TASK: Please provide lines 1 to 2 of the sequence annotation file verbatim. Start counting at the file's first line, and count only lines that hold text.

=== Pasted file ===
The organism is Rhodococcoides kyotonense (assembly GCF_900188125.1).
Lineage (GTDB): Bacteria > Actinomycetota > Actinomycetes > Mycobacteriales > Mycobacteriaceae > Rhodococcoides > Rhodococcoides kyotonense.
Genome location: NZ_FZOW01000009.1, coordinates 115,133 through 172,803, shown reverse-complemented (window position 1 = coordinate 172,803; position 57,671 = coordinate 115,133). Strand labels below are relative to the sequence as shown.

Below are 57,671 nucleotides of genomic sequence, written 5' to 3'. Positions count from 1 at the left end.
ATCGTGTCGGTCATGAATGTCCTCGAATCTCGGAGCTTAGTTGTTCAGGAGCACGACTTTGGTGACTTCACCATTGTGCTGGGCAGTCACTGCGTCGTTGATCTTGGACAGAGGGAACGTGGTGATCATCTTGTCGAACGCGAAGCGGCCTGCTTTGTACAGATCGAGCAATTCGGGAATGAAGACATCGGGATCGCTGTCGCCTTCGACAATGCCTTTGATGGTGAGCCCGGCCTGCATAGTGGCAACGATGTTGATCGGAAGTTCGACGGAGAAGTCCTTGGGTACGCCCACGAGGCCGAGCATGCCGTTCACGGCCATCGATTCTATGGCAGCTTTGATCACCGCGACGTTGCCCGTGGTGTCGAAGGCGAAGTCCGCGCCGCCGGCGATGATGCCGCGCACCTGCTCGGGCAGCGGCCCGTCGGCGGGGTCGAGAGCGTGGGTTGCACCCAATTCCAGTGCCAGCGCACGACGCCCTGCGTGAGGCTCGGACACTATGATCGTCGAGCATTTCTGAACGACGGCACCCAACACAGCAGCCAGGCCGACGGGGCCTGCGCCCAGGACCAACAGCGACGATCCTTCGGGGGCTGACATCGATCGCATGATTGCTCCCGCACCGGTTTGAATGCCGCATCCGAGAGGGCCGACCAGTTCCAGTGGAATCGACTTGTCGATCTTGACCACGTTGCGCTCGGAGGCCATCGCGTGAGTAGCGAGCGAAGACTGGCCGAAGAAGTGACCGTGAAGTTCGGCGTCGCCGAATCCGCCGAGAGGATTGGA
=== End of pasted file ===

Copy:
The organism is Rhodococcoides kyotonense (assembly GCF_900188125.1).
Lineage (GTDB): Bacteria > Actinomycetota > Actinomycetes > Mycobacteriales > Mycobacteriaceae > Rhodococcoides > Rhodococcoides kyotonense.